We were first introduced to Gordon Frimpong through the British Museum. He has previously worked with the museum curating and advising on an exhibition
of Ghananian textiles. He is currently employed by the Ware Jubilee Foundation at the Manhyia Palace Museum. As well as working at the Museum he also works as a sound engineer at the Kumasi Tradition Council.
Gordon pictured above with Bee during her visit to Ghana at the Okomfo Anokye Sword Site in Kumasi pretending the King is sat between them on the middle seat!
Gordon is thirsty for knowledge and has done many training courses from workshops on archeological site management, tour guiding seminars and has training in traditional textile conservation and preservation and display of traditional textiles.
Gordon has been invaluable to us helping connect us to the traditional casters we work with in Kumasi.
The casters we work with in Kumasi use an age old casting tradition called Lost Wax Casting which involves carving a design in wax before casting it in metal.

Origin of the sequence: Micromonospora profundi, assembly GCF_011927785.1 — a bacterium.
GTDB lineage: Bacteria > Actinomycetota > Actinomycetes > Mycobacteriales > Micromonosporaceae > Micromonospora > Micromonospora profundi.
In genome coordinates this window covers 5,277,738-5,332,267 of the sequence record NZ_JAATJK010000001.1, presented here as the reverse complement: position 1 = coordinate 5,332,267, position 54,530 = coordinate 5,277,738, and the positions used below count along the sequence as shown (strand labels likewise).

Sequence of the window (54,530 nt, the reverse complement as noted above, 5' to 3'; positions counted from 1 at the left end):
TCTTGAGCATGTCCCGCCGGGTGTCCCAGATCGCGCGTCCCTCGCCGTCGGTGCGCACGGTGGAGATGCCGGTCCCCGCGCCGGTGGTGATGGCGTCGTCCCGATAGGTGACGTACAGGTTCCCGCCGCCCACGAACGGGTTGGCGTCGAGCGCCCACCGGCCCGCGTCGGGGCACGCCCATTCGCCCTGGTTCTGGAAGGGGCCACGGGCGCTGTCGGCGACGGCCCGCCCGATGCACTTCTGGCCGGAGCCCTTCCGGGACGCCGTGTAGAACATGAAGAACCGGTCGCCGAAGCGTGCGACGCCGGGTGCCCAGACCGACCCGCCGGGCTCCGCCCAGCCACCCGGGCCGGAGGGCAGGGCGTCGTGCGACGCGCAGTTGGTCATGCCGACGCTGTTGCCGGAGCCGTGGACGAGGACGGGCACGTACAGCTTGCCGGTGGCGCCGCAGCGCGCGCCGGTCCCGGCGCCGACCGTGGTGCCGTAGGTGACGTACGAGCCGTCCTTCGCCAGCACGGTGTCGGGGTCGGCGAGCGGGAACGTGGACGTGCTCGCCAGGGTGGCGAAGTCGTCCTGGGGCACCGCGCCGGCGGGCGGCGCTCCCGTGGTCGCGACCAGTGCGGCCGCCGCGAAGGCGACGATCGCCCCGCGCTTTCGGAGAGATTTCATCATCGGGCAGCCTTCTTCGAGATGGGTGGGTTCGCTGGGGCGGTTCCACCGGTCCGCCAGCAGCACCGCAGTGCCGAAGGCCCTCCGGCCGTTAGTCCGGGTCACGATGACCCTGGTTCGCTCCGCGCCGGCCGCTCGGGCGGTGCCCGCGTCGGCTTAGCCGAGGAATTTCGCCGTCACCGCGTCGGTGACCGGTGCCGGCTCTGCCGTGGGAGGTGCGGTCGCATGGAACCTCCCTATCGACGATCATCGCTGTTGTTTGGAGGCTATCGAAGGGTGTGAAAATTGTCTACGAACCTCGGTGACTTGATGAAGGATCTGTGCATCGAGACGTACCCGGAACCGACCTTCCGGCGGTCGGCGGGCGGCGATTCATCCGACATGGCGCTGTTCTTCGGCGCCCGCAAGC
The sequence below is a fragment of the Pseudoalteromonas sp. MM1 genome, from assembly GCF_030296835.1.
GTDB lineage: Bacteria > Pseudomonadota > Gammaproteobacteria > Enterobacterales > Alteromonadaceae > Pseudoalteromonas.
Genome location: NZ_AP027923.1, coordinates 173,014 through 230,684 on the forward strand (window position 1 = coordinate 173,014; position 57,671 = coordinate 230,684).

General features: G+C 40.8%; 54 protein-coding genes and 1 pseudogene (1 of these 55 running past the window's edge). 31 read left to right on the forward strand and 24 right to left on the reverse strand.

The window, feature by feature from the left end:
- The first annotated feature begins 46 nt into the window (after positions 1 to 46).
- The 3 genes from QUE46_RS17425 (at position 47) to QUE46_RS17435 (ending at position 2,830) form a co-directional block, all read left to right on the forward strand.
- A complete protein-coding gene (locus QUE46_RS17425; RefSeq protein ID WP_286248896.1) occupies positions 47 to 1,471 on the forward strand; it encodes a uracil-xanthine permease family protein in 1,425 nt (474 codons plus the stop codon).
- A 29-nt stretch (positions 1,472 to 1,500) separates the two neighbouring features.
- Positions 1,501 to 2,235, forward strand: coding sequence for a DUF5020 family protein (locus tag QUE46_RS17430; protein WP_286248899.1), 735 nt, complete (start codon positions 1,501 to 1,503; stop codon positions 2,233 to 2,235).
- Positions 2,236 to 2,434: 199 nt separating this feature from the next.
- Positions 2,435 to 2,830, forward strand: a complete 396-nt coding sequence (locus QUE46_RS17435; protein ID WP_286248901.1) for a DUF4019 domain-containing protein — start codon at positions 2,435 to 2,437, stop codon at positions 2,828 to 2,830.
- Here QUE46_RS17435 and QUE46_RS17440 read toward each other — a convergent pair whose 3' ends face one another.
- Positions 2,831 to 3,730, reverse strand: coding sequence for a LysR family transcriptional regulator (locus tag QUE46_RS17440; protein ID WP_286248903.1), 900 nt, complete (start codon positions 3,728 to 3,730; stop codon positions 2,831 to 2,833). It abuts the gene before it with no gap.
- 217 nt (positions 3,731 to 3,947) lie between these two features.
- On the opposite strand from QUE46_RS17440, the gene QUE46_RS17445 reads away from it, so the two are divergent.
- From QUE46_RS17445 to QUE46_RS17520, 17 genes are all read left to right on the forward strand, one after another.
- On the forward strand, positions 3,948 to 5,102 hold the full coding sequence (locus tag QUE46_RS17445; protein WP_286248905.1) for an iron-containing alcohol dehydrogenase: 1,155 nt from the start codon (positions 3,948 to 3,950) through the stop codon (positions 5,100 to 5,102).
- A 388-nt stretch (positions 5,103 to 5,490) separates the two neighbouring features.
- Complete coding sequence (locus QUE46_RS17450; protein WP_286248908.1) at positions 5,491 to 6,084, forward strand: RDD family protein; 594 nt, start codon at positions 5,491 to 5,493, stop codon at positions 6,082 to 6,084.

They live in a village just outside the busy town of Kumasi. Their grandfathers and fathers were casters and they are carrying on the family tradition which they began to learn whilst still at school. When they had finished their classes for the day they would go home and help their fathers. They really enjoy their work and love creating new designs and knowing that their work is being sold on the international market. They live and work with their families and they also train up other young men who are interested in casting.
Shop our collection of hooks and door knockers here.